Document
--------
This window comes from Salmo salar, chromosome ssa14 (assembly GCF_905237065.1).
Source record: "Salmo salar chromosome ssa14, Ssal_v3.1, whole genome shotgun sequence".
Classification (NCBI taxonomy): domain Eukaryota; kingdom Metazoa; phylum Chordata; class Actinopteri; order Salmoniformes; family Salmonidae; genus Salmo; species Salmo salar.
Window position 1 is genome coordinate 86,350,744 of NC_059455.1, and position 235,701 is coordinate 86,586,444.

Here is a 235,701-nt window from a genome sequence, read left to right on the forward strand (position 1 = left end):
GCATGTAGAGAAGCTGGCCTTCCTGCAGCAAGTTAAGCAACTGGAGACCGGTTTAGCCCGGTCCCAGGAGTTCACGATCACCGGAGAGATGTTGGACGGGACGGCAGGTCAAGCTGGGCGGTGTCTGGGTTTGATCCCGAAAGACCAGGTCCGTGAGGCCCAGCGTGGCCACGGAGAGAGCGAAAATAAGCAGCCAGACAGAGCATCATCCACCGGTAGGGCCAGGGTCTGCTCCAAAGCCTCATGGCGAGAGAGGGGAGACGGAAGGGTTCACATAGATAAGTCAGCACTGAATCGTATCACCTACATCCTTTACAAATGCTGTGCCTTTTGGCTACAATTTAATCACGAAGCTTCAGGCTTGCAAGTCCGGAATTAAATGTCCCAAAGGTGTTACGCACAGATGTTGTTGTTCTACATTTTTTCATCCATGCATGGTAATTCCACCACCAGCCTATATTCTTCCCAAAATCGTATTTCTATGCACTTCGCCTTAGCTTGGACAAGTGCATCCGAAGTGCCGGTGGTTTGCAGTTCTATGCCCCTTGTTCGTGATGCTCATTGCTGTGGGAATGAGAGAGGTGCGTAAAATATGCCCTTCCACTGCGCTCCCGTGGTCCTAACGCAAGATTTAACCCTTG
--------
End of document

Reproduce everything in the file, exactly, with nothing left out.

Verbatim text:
This window comes from Salmo salar, chromosome ssa14 (assembly GCF_905237065.1).
Source record: "Salmo salar chromosome ssa14, Ssal_v3.1, whole genome shotgun sequence".
Classification (NCBI taxonomy): domain Eukaryota; kingdom Metazoa; phylum Chordata; class Actinopteri; order Salmoniformes; family Salmonidae; genus Salmo; species Salmo salar.
Window position 1 is genome coordinate 86,350,744 of NC_059455.1, and position 235,701 is coordinate 86,586,444.

Here is a 235,701-nt window from a genome sequence, read left to right on the forward strand (position 1 = left end):
GCATGTAGAGAAGCTGGCCTTCCTGCAGCAAGTTAAGCAACTGGAGACCGGTTTAGCCCGGTCCCAGGAGTTCACGATCACCGGAGAGATGTTGGACGGGACGGCAGGTCAAGCTGGGCGGTGTCTGGGTTTGATCCCGAAAGACCAGGTCCGTGAGGCCCAGCGTGGCCACGGAGAGAGCGAAAATAAGCAGCCAGACAGAGCATCATCCACCGGTAGGGCCAGGGTCTGCTCCAAAGCCTCATGGCGAGAGAGGGGAGACGGAAGGGTTCACATAGATAAGTCAGCACTGAATCGTATCACCTACATCCTTTACAAATGCTGTGCCTTTTGGCTACAATTTAATCACGAAGCTTCAGGCTTGCAAGTCCGGAATTAAATGTCCCAAAGGTGTTACGCACAGATGTTGTTGTTCTACATTTTTTCATCCATGCATGGTAATTCCACCACCAGCCTATATTCTTCCCAAAATCGTATTTCTATGCACTTCGCCTTAGCTTGGACAAGTGCATCCGAAGTGCCGGTGGTTTGCAGTTCTATGCCCCTTGTTCGTGATGCTCATTGCTGTGGGAATGAGAGAGGTGCGTAAAATATGCCCTTCCACTGCGCTCCCGTGGTCCTAACGCAAGATTTAACCCTTG